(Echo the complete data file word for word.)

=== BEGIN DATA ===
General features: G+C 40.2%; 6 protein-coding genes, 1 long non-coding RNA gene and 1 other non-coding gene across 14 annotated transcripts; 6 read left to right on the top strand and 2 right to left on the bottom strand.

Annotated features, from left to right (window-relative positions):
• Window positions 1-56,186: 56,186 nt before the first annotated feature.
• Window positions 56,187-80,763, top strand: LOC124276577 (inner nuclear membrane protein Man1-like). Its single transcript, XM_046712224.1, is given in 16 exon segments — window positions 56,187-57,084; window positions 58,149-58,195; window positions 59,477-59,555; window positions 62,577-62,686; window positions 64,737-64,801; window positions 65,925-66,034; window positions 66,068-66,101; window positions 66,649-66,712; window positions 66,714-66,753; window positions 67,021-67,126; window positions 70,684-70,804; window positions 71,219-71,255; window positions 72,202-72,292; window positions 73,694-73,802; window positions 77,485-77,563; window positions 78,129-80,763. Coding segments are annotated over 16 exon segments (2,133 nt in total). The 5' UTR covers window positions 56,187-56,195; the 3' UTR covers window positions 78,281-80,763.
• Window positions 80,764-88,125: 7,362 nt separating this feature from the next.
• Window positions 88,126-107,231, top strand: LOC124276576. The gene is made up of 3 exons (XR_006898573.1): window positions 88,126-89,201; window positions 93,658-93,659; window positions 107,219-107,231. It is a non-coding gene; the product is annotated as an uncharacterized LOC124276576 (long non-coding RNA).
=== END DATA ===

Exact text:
General features: G+C 40.2%; 6 protein-coding genes, 1 long non-coding RNA gene and 1 other non-coding gene across 14 annotated transcripts; 6 read left to right on the top strand and 2 right to left on the bottom strand.

Annotated features, from left to right (window-relative positions):
• Window positions 1-56,186: 56,186 nt before the first annotated feature.
• Window positions 56,187-80,763, top strand: LOC124276577 (inner nuclear membrane protein Man1-like). Its single transcript, XM_046712224.1, is given in 16 exon segments — window positions 56,187-57,084; window positions 58,149-58,195; window positions 59,477-59,555; window positions 62,577-62,686; window positions 64,737-64,801; window positions 65,925-66,034; window positions 66,068-66,101; window positions 66,649-66,712; window positions 66,714-66,753; window positions 67,021-67,126; window positions 70,684-70,804; window positions 71,219-71,255; window positions 72,202-72,292; window positions 73,694-73,802; window positions 77,485-77,563; window positions 78,129-80,763. Coding segments are annotated over 16 exon segments (2,133 nt in total). The 5' UTR covers window positions 56,187-56,195; the 3' UTR covers window positions 78,281-80,763.
• Window positions 80,764-88,125: 7,362 nt separating this feature from the next.
• Window positions 88,126-107,231, top strand: LOC124276576. The gene is made up of 3 exons (XR_006898573.1): window positions 88,126-89,201; window positions 93,658-93,659; window positions 107,219-107,231. It is a non-coding gene; the product is annotated as an uncharacterized LOC124276576 (long non-coding RNA).